Becoming a Self-Directed Learner

Have you learned something new lately?

Who’s in charge of your growth and learning?

Would you describe yourself as self-taught?

When it comes to personal development, you are the best person for the job. God has graciously loaned us many talents and skills–and a capacity for life-long learning.

Understanding the obstacles that impede development is a key starting point. This post will cover some ways self-directed learners overcome those hurdles. And how they think and operate.

Lately, the Johnson house has been experiencing excitement, mixed with a dash of nervous anxiety. A big change faces us just around the corner. I spent Monday and Tuesday with my son at his required college orientation. He will be attending Georgia Southern this coming August.

I don’t know whether to laugh or cry. So, I’ll do both.

One of the orientation speakers used the helpful analogy of a two-seater bicycle. If you’ve ever ridden a tandem bike, you know that the person in the front seat does all the steering and usually most of the pedaling. The second person makes a contribution, but they’re basically along for the ride.

This illustrates the transition that a college student makes in life. No longer will I (or my wife) be driving my son’s development. Caleb will be driving his own learning. And not just book learning. He will be charting an ocean of new life experiences. For the next four years, we’ll be swapping seats. Yes, I will still be there paying the bills, whispering encouraging words in his ear and following-up as a loyal parent.

However, this analogy doesn’t apply to just college students.

Don’t we all engage in this practice along life’s way? A student becomes a working adult. A supervisor transitions to a manager role. The patient takes on the title of doctor. A single person adapts to the married life. A new believer develops into a faithful disciple and leader.

So how do we become self-directed learners? How do we move into the driver’s seat of personal development?

Here are a few ways we can plow through the barriers and take control of our personal growth:

Step out of the comfort zone.

Move into some new or different environments.

Follow your dream–not someone else’s.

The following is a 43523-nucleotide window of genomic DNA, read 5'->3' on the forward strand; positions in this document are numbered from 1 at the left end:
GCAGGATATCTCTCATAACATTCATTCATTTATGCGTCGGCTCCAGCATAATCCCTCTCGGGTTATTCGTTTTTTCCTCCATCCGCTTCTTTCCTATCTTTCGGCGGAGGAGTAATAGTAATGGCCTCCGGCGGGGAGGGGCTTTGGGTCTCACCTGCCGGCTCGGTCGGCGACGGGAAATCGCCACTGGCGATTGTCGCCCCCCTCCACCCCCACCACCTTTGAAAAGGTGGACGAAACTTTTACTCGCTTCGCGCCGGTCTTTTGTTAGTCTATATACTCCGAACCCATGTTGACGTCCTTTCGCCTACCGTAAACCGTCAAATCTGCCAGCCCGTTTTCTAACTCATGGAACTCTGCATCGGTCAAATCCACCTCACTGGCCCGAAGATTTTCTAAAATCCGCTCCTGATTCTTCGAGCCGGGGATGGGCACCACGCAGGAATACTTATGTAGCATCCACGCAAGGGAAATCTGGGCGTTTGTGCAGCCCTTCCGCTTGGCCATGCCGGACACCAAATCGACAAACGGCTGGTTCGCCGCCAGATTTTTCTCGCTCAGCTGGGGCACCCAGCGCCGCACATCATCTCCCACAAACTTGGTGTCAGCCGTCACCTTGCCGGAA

Read a book you normally wouldn’t read.

Attend a course that stretches you.

Expect to invest money in your education.

Volunteer for the unpopular assignment.

Accept that lateral job position.

Put on that critical-thinking hat.

Challenge what you’ve always taken for granted.

Seek the help of new mentors.

Improve on strengths, and discover new ones.

Try a different experience. And then another.

Stop waiting for perfection.

Do something with all that feedback.

Apply what you already know.

Become the teacher; become the expert.

The self-directed learner understands that there is always unassigned homework.

There’s always the book he’s not required to read. The course she’s not being forced to take. The relationship no one told him to build. The artwork no one asked her to draw.

The successful learner realizes that he must graduate–over and over and over. Meat follows the milk. Great leaders emerge from devoted followers. A Timothy soon functions as a Paul. A son becomes a father. A father becomes a grandfather.

And don’t forget–there’s always someone riding in the back seat. We don’t get anywhere alone. I want to personally thank everyone who has been–and still is–helping me pedal through life. I feel your strength and encouragement behind me.

Thank you God for the life-long privilege of learning, experiencing, and receiving the help of others.

Please suggest other ways we can become self-directed learners?

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6 Responses to Becoming a Self-Directed Learner

  1. This is a great blog. I love to learn, and you presented a great list of ways we can continue to grow. I plan on implementing many of them. Thank you.

  2. Susan says:

    I listen to podcasts both in my area(s) of interest and those that are slightly “out there.”

    I also just finished a year-long leadership cohort with people way above me which really stretched me.

    Finally, I’m thinking about starting a blog . . . the verdict is still out.

    “Anyone who stops learning is old, whether at twenty or eighty. Anyone who keeps learning stays young.”
    ― Henry Ford

    • Awesome, Susan! I’m excited you are thinking about starting a blog. I’ve found it to be a nice way to express my creativity and share ideas that burn in my heart.

      BTW, I just bought Gladwell’s Outliers on CD and will begin listening this week while I commute to work. Thanks for recommending him.

  3. Great post, Scott! Learning has always been like breathing to me. I’m driven to expand my knowledge. My biggest hurdles have come in the areas of moving out of my comfort zone and waiting for perfection. So, blogging was a way for me to step out, stop waiting on perfection, and start teaching. Even though I’m teaching through writing, I’ve discovered that writing provides a fantastic learning opportunity.

    • Thanks for the comments, Chris–and the shout out on Twitter. I agree. Anytime we take on a teaching role whether it be a discipleship leader, subject matter teacher, writer or blogger, we learn so much. And not just the facts and figures but also relationship skills we so greatly need.

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